New method of controlling the properties of topological insulators could lead to the development of superfast quantum computers and more energy-efficient transistors, memory devices and magnetic sensors.
Physicists at the University of Michigan have developed a more controlled method to fine-tune the properties of topological insulators—materials with the unique ability to conduct electricity on their surface while acting simultaneously as an insulator to block the flow of current internally. Scientists believe topological insulators, discovered less than a decade ago, could enable the development of superfast quantum computers and more energy-efficient transistors, memory devices and magnetic sensors.
The new, more controlled method of creating topological insulators utilizes a technique known as doping, in which small amounts of impurities are added to a material in order to change its electrical conductivity. In this case, University of Michigan researchers added thallium, a poisonous metal, to bismuth telluride, a mirror-like substance known for its ability to convert heat to electricity. The paper has been published online in Physical Review B.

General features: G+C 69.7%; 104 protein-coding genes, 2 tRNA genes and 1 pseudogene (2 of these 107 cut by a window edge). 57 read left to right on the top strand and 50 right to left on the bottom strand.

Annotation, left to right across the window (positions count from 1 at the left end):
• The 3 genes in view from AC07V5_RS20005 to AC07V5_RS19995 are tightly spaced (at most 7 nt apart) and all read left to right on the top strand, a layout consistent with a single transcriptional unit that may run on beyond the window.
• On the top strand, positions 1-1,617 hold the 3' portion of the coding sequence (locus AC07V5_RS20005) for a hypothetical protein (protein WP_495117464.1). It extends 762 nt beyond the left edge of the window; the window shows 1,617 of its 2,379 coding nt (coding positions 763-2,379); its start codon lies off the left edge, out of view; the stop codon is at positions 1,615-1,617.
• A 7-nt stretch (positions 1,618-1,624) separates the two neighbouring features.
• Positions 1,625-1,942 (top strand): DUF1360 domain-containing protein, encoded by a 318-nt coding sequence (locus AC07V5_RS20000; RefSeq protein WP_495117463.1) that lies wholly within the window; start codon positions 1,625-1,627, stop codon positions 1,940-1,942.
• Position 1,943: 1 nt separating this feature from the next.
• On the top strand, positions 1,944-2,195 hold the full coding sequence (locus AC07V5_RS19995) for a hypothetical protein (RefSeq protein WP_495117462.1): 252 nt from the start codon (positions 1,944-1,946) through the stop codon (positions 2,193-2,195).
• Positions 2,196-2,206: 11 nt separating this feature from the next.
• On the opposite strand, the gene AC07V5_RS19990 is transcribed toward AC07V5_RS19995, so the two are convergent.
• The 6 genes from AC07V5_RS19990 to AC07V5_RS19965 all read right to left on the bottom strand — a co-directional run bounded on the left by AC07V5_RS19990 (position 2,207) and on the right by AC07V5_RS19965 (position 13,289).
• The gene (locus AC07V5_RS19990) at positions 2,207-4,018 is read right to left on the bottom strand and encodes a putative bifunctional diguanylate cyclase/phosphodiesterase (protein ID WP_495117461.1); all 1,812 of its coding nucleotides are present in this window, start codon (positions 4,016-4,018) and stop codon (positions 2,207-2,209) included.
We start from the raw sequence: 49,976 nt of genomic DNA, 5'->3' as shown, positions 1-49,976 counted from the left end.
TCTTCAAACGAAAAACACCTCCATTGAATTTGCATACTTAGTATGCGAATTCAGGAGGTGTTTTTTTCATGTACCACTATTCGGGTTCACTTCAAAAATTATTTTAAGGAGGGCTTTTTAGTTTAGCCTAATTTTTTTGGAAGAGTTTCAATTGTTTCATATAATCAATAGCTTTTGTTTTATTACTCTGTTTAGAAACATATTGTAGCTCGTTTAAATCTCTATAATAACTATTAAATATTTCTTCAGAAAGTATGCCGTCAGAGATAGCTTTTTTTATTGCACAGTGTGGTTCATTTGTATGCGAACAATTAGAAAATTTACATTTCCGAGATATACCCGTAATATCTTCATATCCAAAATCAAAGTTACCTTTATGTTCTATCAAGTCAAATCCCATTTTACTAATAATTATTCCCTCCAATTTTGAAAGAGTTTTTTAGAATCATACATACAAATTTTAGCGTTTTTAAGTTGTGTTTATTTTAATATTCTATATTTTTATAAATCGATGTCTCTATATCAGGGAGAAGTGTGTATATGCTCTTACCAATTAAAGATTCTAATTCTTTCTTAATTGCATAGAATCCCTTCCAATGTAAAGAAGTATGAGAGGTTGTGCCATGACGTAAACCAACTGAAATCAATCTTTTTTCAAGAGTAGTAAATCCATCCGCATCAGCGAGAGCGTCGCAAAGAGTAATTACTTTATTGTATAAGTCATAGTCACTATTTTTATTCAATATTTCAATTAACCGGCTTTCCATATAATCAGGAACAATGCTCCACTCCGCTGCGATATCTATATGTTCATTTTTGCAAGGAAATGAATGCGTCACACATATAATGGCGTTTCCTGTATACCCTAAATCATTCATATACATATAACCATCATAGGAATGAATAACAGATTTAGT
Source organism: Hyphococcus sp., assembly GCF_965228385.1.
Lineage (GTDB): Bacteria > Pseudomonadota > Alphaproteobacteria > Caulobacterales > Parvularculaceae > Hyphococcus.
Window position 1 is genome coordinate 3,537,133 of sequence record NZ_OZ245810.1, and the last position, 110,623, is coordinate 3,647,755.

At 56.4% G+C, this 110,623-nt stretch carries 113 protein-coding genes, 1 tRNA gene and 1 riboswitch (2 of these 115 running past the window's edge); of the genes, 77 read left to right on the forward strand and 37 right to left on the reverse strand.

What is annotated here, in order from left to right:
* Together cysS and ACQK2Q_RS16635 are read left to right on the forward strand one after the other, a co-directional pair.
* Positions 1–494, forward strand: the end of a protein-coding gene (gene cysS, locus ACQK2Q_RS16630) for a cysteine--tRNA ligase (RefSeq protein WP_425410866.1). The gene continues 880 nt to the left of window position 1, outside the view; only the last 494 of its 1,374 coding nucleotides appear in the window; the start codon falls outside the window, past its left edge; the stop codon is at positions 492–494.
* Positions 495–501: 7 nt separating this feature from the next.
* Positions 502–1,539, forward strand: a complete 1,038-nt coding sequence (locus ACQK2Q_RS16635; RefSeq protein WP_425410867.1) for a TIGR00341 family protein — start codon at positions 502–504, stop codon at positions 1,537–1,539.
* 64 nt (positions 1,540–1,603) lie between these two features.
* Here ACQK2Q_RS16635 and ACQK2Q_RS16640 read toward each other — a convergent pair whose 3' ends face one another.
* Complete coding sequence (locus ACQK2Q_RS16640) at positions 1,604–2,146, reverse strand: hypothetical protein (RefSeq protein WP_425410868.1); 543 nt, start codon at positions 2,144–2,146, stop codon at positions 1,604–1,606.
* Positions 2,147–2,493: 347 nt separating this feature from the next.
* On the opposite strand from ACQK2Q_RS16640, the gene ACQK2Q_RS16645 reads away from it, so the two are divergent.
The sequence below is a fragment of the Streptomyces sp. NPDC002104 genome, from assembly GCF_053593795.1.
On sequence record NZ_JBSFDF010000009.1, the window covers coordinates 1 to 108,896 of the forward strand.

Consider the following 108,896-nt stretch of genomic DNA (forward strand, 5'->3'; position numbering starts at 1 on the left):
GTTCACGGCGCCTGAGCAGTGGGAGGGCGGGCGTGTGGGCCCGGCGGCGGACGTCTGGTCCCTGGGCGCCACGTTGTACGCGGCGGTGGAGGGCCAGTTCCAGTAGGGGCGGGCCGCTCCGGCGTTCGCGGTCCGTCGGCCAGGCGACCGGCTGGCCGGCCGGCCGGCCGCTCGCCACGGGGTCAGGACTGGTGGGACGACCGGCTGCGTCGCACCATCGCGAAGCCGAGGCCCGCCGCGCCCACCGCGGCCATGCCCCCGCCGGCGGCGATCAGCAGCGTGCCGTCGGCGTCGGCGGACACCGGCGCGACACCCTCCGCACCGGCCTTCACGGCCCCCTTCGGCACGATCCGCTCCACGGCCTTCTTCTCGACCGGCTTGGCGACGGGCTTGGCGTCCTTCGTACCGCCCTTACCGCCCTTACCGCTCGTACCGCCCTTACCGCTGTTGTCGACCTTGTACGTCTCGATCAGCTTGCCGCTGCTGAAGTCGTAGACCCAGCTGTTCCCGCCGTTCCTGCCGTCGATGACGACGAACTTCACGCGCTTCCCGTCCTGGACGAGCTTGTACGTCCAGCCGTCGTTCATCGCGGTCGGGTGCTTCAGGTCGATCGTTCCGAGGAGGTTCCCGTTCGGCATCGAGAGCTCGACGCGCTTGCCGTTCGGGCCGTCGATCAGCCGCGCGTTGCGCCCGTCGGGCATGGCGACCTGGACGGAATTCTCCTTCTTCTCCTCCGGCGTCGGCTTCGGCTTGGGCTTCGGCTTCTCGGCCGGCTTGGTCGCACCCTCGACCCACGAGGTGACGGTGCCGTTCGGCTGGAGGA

With the new method, the researchers can alter the properties of the material from a “p-type” semiconductor, which conducts electricity because of a deficiency of electrons, to an “n-type” semiconductor, which conducts electricity because of an excess of electrons, while “locking” the material in the middle.
“This is a more elegant approach to making a topological insulator,” Ctirad Uher, the C. Wilbur Peters Collegiate Professor of Physics in the College of Literature, Science and the Arts, said. “By doping with thallium, we can add electrons to the system and take it across the full spectrum of carrier densities.” The “carriers” Uher is referring to are electrons and holes, areas that act as positively charged particles to keep electrons moving in a current.
“Topological insulators are one of the most exciting fields right now in condensed matter physics,” Hang Chi, a doctoral student in physics at the university, said. “Because they have a bulk that is insulating, and a surface that is conducting, they can be used for quite a lot of applications—perhaps quantum computation, for example. They could also house so-called Majorana fermions [matter particles that are their own antiparticle].”